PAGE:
10.18. Using Lists as ParametersΒΆ

Functions which take lists as arguments and change them during execution are called modifiers and the changes they make are called side effects. Passing a list as an argument actually passes a reference to the list, not a copy of the list. Since lists are mutable, changes made to the elements referenced by the parameter change the same list that the argument is referencing. For example, the function below takes a list as an argument and multiplies each element in the list by 2:

The parameter aList and the variable things are aliases for the same object.

State snapshot for multiple references to a list as a parameter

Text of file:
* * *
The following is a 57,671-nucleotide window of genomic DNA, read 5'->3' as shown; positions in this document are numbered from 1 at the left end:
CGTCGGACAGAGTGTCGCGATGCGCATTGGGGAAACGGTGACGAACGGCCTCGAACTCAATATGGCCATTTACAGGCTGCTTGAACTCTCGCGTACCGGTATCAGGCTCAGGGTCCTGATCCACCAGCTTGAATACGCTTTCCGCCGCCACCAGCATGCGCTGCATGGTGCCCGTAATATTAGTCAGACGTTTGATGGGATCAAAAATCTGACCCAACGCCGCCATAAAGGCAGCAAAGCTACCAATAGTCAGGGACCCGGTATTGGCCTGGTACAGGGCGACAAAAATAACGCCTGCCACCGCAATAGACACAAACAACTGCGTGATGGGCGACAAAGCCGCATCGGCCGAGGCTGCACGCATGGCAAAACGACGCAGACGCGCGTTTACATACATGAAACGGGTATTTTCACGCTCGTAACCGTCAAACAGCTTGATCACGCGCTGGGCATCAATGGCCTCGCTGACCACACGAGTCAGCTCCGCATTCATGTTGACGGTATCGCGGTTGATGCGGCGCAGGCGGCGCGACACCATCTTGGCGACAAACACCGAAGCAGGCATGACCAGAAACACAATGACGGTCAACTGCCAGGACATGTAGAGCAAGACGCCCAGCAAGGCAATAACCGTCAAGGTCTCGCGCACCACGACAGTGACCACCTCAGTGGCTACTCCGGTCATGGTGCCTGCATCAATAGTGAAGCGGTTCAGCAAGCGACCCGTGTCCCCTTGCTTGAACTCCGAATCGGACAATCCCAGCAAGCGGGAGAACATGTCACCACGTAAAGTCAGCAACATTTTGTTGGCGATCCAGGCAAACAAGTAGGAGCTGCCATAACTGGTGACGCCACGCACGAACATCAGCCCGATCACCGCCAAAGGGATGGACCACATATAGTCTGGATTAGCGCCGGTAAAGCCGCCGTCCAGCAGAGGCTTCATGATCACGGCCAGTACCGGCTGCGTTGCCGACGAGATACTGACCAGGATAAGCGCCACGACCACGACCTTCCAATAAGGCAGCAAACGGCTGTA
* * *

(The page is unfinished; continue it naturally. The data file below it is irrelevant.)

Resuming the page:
Since the list object is shared by two references, there is only one copy. If a function modifies the elements of a list parameter, the caller sees the change since the change is occurring to the original.

This can be easily seen in codelens. Note that after the call to doubleStuff, the formal parameter aList refers to the same object as the actual parameter things. There is only one copy of the list object itself.

CodeLens: (chp09_parm1_trace)

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